In 1782, an English plumber named William Watts came up with a clever method for making shotgun ammo. Watts constructed a six story "shot tower", consisting of a series of perfectly lined up holes, drilled into all six floors of the structure. Watts then poured molten lead through a sieve from the top story, through the holes of each floor, finally landing on the bottom floor in a pool of water. The cushioned impact resulted in a perfectly formed bullet.
Why does this work?
Theo Gray of Gray Matter explains:
"Precisely round pellets fly straighter, but casting each in its own 1/8-inch mold isn't exactly mass production. In space, making them would be easy. In zero gravity, surface tension pulls any liquid into a sphere, the shape with the least surface area for a given volume. This is as true for molten metal as it is for drops of water floating inside the space shuttle. On Earth, the closest thing to zero gravity is freefall—falling objects experience weightlessness right up until they hit the ground."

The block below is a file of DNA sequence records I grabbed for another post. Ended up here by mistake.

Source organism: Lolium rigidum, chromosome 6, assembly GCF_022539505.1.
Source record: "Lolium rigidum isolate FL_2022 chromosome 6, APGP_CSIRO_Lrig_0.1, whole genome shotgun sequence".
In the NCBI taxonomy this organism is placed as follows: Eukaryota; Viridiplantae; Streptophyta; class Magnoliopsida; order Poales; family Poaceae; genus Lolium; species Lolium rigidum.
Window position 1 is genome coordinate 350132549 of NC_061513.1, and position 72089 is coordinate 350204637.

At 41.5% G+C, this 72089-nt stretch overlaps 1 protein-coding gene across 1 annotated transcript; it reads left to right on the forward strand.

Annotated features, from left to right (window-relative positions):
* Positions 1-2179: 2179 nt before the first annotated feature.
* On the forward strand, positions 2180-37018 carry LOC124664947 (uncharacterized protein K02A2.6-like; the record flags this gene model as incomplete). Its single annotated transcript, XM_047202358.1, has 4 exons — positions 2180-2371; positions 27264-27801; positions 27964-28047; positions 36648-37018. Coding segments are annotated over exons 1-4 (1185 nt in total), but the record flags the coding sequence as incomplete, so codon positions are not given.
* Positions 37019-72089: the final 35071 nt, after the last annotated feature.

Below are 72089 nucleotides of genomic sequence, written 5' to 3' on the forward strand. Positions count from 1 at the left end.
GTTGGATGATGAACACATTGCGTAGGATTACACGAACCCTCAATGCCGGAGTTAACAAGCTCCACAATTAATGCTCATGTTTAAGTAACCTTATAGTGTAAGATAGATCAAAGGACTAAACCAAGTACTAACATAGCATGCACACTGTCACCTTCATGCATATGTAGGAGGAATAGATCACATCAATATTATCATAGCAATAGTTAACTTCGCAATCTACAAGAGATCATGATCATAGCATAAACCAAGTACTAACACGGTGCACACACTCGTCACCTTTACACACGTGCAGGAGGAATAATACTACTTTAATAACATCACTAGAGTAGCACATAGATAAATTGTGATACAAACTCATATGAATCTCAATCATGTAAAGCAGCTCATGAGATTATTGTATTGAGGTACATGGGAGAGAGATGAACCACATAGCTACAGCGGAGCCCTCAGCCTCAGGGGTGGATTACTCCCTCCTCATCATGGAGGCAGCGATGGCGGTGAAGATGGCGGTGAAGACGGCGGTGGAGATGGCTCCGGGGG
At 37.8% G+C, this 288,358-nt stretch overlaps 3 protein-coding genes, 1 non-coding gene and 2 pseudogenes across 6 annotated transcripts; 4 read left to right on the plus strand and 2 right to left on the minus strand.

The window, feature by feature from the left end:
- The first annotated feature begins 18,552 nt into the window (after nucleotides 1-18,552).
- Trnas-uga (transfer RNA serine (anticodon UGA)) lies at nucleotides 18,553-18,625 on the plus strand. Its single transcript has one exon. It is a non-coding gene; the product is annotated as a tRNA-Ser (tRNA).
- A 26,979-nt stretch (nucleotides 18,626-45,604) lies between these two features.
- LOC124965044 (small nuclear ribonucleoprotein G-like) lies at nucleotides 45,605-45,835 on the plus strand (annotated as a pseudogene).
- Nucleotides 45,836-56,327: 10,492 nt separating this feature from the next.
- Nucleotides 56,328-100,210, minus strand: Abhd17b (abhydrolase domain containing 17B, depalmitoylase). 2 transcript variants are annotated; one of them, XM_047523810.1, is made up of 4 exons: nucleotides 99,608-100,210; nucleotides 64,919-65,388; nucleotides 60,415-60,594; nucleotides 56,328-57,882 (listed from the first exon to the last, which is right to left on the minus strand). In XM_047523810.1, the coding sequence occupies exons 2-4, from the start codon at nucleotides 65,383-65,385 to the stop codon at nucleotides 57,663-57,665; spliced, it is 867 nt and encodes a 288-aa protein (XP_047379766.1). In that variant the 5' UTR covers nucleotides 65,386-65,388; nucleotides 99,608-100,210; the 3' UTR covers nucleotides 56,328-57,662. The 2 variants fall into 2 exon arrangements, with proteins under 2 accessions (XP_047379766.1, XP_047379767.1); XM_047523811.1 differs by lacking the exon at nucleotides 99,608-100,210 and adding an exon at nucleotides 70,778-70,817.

See Gray replicate the process with a hydraulic lift.
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